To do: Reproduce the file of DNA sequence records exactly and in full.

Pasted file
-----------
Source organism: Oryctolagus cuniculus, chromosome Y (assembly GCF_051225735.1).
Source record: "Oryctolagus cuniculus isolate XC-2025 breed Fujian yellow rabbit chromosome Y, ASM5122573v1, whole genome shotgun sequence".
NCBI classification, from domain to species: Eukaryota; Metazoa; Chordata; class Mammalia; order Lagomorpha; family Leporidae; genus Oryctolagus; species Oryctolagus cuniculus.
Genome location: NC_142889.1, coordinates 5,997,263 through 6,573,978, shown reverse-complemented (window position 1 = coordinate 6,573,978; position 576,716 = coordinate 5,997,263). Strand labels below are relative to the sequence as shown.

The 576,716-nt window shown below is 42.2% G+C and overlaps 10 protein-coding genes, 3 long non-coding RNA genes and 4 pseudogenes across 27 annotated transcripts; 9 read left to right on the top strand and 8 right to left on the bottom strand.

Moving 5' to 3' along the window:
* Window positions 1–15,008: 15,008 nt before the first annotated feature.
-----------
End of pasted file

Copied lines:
Source organism: Oryctolagus cuniculus, chromosome Y (assembly GCF_051225735.1).
Source record: "Oryctolagus cuniculus isolate XC-2025 breed Fujian yellow rabbit chromosome Y, ASM5122573v1, whole genome shotgun sequence".
NCBI classification, from domain to species: Eukaryota; Metazoa; Chordata; class Mammalia; order Lagomorpha; family Leporidae; genus Oryctolagus; species Oryctolagus cuniculus.
Genome location: NC_142889.1, coordinates 5,997,263 through 6,573,978, shown reverse-complemented (window position 1 = coordinate 6,573,978; position 576,716 = coordinate 5,997,263). Strand labels below are relative to the sequence as shown.

The 576,716-nt window shown below is 42.2% G+C and overlaps 10 protein-coding genes, 3 long non-coding RNA genes and 4 pseudogenes across 27 annotated transcripts; 9 read left to right on the top strand and 8 right to left on the bottom strand.

Moving 5' to 3' along the window:
* Window positions 1–15,008: 15,008 nt before the first annotated feature.